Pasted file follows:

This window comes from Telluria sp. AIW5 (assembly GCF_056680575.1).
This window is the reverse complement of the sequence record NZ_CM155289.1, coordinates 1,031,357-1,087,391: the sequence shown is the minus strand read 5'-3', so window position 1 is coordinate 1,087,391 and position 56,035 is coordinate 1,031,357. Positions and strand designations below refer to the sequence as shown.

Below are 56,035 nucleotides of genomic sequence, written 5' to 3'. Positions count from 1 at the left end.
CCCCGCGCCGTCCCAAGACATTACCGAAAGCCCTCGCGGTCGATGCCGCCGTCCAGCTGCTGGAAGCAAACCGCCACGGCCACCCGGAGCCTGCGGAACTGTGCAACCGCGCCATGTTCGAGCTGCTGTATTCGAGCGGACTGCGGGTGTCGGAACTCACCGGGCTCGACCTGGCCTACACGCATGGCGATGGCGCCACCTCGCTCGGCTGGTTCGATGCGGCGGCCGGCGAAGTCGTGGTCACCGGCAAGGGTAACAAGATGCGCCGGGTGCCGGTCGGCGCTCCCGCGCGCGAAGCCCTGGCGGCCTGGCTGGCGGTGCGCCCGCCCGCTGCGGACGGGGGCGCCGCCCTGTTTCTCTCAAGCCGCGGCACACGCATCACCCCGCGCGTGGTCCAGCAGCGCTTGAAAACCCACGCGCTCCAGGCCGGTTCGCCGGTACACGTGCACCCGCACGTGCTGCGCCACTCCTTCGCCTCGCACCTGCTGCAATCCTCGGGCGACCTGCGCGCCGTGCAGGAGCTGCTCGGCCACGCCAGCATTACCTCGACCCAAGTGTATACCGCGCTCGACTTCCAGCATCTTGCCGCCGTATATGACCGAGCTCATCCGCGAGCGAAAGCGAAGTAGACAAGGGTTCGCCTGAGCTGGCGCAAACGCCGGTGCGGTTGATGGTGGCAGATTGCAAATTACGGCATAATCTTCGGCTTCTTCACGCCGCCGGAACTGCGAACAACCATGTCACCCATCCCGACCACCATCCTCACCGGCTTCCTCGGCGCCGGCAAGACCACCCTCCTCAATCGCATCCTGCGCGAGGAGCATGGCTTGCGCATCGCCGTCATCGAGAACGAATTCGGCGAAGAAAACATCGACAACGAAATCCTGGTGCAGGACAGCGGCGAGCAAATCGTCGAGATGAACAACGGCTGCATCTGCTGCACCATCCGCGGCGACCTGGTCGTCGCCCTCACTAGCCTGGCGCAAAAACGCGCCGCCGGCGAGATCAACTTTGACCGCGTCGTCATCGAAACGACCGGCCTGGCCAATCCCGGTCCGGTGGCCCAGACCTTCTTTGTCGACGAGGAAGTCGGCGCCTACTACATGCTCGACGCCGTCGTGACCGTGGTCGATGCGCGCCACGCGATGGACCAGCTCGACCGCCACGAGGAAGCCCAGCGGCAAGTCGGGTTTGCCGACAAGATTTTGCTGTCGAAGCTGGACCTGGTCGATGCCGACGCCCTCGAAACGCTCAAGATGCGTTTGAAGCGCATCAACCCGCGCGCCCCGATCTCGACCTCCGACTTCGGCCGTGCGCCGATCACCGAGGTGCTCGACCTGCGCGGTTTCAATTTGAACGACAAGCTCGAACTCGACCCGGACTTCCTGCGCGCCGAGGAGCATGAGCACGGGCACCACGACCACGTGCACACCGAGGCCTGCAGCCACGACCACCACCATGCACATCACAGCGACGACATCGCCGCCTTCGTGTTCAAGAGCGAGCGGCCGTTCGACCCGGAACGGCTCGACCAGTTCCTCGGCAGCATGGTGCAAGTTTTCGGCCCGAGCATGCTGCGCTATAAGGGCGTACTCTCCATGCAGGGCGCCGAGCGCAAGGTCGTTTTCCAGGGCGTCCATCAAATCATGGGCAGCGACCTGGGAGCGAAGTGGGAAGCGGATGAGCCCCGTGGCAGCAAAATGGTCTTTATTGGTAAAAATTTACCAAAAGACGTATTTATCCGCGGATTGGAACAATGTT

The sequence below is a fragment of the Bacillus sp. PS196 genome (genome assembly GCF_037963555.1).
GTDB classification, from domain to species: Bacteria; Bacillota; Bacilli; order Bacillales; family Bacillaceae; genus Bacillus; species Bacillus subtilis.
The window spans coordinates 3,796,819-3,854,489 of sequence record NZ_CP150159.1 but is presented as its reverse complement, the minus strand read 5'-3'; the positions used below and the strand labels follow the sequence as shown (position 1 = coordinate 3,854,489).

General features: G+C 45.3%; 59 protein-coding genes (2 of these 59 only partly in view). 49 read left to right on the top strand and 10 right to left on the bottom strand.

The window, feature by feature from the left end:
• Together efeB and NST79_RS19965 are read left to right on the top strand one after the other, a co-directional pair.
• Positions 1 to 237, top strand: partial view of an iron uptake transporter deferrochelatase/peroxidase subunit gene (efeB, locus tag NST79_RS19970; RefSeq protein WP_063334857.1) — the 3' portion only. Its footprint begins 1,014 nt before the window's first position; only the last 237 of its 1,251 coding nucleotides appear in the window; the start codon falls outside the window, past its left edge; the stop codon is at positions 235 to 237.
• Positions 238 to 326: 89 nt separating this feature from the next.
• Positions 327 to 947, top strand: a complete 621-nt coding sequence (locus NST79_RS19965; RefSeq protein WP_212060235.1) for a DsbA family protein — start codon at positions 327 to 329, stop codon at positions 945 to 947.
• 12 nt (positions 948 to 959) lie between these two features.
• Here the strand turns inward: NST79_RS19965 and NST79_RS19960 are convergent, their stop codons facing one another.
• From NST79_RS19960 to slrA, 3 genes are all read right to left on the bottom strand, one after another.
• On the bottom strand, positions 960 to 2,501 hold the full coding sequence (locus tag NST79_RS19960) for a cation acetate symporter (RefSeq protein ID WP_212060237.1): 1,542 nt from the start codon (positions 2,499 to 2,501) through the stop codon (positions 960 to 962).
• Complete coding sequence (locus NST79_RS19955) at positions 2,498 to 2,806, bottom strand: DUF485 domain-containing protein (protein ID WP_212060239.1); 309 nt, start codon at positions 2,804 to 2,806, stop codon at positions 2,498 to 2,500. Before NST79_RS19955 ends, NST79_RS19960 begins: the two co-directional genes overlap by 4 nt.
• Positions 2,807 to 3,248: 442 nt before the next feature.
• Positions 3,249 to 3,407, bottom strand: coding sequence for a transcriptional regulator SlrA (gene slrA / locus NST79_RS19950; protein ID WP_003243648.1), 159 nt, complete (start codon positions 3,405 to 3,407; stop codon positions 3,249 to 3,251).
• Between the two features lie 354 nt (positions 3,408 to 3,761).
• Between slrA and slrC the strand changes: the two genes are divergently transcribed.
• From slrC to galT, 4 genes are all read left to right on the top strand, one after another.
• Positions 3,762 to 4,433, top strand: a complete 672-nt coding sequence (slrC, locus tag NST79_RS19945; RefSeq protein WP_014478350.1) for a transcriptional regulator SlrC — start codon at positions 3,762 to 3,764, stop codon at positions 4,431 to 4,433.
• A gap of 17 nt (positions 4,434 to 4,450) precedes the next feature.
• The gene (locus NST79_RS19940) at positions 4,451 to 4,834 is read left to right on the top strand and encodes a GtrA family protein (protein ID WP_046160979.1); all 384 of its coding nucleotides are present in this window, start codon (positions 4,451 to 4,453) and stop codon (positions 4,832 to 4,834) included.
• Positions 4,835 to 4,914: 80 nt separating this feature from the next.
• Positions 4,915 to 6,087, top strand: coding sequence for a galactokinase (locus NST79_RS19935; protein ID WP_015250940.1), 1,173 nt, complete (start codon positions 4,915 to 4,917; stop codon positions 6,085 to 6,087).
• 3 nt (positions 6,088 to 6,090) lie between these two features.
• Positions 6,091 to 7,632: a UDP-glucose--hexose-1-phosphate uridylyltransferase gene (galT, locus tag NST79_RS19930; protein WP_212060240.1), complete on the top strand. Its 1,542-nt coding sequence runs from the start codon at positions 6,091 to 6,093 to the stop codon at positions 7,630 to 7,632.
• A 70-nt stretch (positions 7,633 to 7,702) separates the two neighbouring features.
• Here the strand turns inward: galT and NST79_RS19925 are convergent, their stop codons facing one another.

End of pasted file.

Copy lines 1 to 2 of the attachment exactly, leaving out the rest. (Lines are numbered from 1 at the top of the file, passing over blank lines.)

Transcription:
This window comes from Telluria sp. AIW5 (assembly GCF_056680575.1).
This window is the reverse complement of the sequence record NZ_CM155289.1, coordinates 1,031,357-1,087,391: the sequence shown is the minus strand read 5'-3', so window position 1 is coordinate 1,087,391 and position 56,035 is coordinate 1,031,357. Positions and strand designations below refer to the sequence as shown.